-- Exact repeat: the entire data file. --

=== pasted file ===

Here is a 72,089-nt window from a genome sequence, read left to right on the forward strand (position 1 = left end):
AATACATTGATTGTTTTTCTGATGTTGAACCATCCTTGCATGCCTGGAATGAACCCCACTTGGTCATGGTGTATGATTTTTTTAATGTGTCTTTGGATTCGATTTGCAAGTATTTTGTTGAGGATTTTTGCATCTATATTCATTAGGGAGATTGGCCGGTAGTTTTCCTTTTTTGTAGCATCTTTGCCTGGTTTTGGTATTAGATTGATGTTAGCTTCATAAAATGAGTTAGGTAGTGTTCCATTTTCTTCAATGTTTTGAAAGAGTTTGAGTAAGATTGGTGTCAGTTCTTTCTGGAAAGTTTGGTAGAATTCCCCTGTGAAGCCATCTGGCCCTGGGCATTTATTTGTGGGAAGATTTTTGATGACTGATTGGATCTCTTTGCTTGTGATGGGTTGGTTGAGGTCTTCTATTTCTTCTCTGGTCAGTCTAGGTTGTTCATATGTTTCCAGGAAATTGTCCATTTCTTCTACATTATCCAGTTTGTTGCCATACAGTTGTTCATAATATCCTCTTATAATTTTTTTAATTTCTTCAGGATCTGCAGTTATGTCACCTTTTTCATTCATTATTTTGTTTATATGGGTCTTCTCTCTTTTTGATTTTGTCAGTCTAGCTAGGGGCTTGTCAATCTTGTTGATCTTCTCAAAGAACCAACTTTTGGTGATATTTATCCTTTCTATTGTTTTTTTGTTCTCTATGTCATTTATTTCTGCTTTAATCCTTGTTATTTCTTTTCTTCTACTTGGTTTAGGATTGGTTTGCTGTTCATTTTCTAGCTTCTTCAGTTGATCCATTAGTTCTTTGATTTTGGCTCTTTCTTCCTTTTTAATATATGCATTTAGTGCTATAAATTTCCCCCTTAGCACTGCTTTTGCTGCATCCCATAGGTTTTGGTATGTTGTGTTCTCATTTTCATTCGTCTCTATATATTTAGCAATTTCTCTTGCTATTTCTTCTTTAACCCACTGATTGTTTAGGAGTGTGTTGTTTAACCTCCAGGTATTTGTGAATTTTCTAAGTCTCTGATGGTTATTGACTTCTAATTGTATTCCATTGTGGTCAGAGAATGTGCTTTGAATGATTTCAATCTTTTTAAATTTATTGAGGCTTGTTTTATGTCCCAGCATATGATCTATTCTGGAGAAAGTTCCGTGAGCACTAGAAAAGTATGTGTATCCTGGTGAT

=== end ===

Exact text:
Here is a 72,089-nt window from a genome sequence, read left to right on the forward strand (position 1 = left end):
AATACATTGATTGTTTTTCTGATGTTGAACCATCCTTGCATGCCTGGAATGAACCCCACTTGGTCATGGTGTATGATTTTTTTAATGTGTCTTTGGATTCGATTTGCAAGTATTTTGTTGAGGATTTTTGCATCTATATTCATTAGGGAGATTGGCCGGTAGTTTTCCTTTTTTGTAGCATCTTTGCCTGGTTTTGGTATTAGATTGATGTTAGCTTCATAAAATGAGTTAGGTAGTGTTCCATTTTCTTCAATGTTTTGAAAGAGTTTGAGTAAGATTGGTGTCAGTTCTTTCTGGAAAGTTTGGTAGAATTCCCCTGTGAAGCCATCTGGCCCTGGGCATTTATTTGTGGGAAGATTTTTGATGACTGATTGGATCTCTTTGCTTGTGATGGGTTGGTTGAGGTCTTCTATTTCTTCTCTGGTCAGTCTAGGTTGTTCATATGTTTCCAGGAAATTGTCCATTTCTTCTACATTATCCAGTTTGTTGCCATACAGTTGTTCATAATATCCTCTTATAATTTTTTTAATTTCTTCAGGATCTGCAGTTATGTCACCTTTTTCATTCATTATTTTGTTTATATGGGTCTTCTCTCTTTTTGATTTTGTCAGTCTAGCTAGGGGCTTGTCAATCTTGTTGATCTTCTCAAAGAACCAACTTTTGGTGATATTTATCCTTTCTATTGTTTTTTTGTTCTCTATGTCATTTATTTCTGCTTTAATCCTTGTTATTTCTTTTCTTCTACTTGGTTTAGGATTGGTTTGCTGTTCATTTTCTAGCTTCTTCAGTTGATCCATTAGTTCTTTGATTTTGGCTCTTTCTTCCTTTTTAATATATGCATTTAGTGCTATAAATTTCCCCCTTAGCACTGCTTTTGCTGCATCCCATAGGTTTTGGTATGTTGTGTTCTCATTTTCATTCGTCTCTATATATTTAGCAATTTCTCTTGCTATTTCTTCTTTAACCCACTGATTGTTTAGGAGTGTGTTGTTTAACCTCCAGGTATTTGTGAATTTTCTAAGTCTCTGATGGTTATTGACTTCTAATTGTATTCCATTGTGGTCAGAGAATGTGCTTTGAATGATTTCAATCTTTTTAAATTTATTGAGGCTTGTTTTATGTCCCAGCATATGATCTATTCTGGAGAAAGTTCCGTGAGCACTAGAAAAGTATGTGTATCCTGGTGAT